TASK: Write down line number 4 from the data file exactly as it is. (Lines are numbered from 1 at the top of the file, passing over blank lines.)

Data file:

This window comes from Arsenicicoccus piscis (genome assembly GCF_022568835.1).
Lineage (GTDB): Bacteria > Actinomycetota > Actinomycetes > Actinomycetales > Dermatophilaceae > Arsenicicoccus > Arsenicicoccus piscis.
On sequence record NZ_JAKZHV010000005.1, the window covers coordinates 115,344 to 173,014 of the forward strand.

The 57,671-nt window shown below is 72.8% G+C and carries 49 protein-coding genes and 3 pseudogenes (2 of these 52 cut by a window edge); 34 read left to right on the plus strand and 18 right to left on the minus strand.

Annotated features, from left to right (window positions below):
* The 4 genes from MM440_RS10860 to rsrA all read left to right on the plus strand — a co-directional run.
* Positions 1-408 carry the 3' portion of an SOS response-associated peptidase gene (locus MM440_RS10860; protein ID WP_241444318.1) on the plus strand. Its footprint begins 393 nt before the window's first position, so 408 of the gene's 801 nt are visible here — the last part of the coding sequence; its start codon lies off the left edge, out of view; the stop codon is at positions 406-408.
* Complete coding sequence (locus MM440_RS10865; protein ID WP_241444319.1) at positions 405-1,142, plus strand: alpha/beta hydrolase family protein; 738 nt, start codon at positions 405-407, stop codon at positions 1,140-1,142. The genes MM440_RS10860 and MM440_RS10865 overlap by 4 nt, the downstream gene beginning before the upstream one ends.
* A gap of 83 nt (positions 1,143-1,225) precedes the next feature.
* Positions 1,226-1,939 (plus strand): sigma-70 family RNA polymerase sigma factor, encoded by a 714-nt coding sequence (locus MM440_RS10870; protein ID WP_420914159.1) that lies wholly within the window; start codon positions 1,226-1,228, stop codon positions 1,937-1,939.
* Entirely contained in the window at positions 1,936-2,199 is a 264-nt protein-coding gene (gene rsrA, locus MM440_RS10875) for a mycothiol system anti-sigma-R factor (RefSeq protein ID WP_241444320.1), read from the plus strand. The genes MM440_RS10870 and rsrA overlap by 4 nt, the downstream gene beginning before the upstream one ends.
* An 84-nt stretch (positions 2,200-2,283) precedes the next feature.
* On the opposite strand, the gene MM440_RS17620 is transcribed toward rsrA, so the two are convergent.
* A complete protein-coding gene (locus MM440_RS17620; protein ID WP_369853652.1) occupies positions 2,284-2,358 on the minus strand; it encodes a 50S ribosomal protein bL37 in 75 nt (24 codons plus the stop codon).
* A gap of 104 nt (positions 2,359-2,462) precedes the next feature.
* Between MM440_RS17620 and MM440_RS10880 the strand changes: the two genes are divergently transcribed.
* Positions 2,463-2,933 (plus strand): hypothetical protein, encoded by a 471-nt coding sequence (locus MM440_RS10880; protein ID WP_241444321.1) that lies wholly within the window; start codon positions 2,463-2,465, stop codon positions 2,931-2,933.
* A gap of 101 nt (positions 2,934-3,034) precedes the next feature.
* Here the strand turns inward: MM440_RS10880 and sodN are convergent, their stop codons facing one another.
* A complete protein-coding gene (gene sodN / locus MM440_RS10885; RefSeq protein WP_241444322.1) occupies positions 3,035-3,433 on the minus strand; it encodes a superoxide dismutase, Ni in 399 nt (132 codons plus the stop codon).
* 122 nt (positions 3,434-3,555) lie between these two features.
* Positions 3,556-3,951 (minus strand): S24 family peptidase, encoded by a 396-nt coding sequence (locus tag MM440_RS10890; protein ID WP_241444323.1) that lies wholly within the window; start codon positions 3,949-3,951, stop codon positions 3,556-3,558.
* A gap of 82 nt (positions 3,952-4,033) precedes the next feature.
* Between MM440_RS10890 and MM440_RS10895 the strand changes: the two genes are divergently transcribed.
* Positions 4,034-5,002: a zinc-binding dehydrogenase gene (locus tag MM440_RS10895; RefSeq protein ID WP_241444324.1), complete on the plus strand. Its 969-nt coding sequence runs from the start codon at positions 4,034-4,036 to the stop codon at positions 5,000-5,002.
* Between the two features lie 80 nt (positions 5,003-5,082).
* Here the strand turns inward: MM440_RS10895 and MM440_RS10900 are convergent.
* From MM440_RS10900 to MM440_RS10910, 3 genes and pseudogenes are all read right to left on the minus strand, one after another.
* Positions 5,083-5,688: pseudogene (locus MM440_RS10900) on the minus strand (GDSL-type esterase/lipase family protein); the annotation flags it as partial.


The 57,671-nt window shown below is 72.8% G+C and carries 49 protein-coding genes and 3 pseudogenes (2 of these 52 cut by a window edge); 34 read left to right on the plus strand and 18 right to left on the minus strand.